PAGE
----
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Journal of Applied and Natural Science
An International Journal | Print ISSN: 0974-9411 | Online ISSN: 2231-5209
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Abstract
Journal of Applied and Natural Science 4(2):207-213(2012)
Status and conservation of avian fauna of Sultanpur National Park Gurgaon, Haryana (India)
Girish Chopra, Anil K. Tyor, Seema Kumari and Deepak Rai
Department of Zoology, Kurukshetra University, Kurukshetra- 136119 (Haryana), INDIA *Corresponding author. E-mail: sk.suthwal@gmail.com Received: July 17, 2012; Revised received: July 27, 2012; Accepted: September 1, 2012
Abstract : The present study was conducted in Sultanpur National Park Gurgaon, Haryana (India) from February, 2011 to January, 2012 to analyze the avian diversity along with its status and abundance. During the study period, a total of 113 species of birds belonging to 14 orders, 35 families and 80 genera were identified. Maximum 41 species belonging to 12 families of order Passeriformes represented 36.28% of the total identified avian fauna while Podicipediformes and Strigiformes were the least represented avian orders (0.88%) with one species each, namely, Little Grebe, Tachybaptus ruficollis and Spotted Owlet, Athene brama respectively. Out of total reported 113 species, 64 were ‘resident’ species and 49 were ‘migrant’ species. Most of the migratory species were winter visitors except Red throated flycatcher, Ficedula parva; Orange Headed Thrush, Zoothera citrine and Eurasian Golden Oriole, Oriolus oriolus which were summer visitors. In all, 42 species were ‘common’, 33 species were ‘uncommon’ and 38 species were ‘occasional’ bird species. Based on sighting, White Breasted Kingfisher, Halcyon smyrnensis; White Breasted Water Hen, Amaurornis phoenicurus; Common Moorhen, Gallinule chloropus; Black Wing Stilt, Himantopus himantopus; Red Wattled lapwing, Vanellus indicus; Cattle Egret, Bubulcus ibis and Indian Pond Heron, Ardeola grayii were common wetland bird species of Sultanpur National Park while Pied king fisher, Ceryle rudis and Coppersmith Barbet, Megalaima haemacephala were ‘rarely sighted’ bird species. During the study period, 7 ‘globally threatened’ species, namely, Painted Stork, Mycteria leucocephala; Black neck Stork, Ephippiorhynchus asiaticus; Black headed Ibis, Threskiornis melanocephalus; Darter, Anhinga melanogaster; Pacific Reef Egret, Egretta sacra; Sarus Crane, Grus antigone alongwith Hogson bushchat, Saxicola insignis were also recorded from the study area.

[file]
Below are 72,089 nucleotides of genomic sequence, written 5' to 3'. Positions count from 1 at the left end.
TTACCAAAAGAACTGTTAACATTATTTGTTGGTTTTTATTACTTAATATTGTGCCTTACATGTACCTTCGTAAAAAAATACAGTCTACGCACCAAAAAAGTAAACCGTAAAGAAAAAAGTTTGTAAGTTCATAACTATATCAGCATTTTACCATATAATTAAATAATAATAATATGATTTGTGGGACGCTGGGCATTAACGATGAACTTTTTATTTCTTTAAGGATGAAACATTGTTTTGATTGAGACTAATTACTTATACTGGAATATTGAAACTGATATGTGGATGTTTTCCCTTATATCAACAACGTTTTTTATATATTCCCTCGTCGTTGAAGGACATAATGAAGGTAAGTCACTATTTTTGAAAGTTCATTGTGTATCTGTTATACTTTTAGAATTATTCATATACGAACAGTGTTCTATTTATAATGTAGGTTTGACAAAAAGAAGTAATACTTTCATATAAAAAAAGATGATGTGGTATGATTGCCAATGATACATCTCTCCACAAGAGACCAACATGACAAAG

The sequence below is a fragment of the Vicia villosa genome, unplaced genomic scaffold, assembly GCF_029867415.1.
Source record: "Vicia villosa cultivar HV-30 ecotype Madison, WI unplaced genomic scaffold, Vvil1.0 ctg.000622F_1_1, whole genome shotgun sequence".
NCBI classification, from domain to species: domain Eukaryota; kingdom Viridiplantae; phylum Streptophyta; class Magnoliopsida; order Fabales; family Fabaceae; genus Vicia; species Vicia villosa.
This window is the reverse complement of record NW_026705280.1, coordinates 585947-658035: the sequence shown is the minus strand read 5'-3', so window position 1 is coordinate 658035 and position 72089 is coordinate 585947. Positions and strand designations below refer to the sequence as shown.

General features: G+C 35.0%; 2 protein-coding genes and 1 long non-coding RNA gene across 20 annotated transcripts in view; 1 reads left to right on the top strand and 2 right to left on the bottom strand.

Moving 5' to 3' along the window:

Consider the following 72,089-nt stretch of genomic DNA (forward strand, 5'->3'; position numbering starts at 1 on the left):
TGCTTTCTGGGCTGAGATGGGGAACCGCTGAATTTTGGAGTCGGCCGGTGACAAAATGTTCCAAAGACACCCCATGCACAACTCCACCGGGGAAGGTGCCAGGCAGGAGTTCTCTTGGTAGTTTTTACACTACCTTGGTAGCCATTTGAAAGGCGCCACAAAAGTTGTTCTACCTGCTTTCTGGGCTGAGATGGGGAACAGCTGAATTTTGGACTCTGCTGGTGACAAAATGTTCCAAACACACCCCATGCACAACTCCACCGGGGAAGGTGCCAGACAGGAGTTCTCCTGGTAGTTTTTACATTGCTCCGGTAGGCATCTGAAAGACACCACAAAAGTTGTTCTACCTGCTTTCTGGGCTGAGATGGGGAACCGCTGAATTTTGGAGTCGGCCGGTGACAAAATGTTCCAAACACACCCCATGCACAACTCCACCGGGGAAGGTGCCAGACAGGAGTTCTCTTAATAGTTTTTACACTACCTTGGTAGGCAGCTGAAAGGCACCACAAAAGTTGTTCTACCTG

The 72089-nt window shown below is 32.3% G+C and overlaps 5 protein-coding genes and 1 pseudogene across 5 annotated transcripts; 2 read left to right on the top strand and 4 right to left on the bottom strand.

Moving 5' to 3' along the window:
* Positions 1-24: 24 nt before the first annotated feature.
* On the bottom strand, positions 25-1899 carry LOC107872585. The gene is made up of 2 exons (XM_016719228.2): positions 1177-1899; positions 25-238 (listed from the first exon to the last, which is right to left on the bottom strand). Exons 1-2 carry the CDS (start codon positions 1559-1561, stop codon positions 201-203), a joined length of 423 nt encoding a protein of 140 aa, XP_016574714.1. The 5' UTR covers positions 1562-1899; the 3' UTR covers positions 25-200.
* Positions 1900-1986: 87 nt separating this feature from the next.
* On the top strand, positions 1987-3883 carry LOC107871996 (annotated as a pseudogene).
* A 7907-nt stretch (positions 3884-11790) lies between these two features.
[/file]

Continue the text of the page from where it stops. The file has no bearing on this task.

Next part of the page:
Keywords : Abundance, Avian fauna, Muscicapidae, Podicipedidae, Sultanpur National Park
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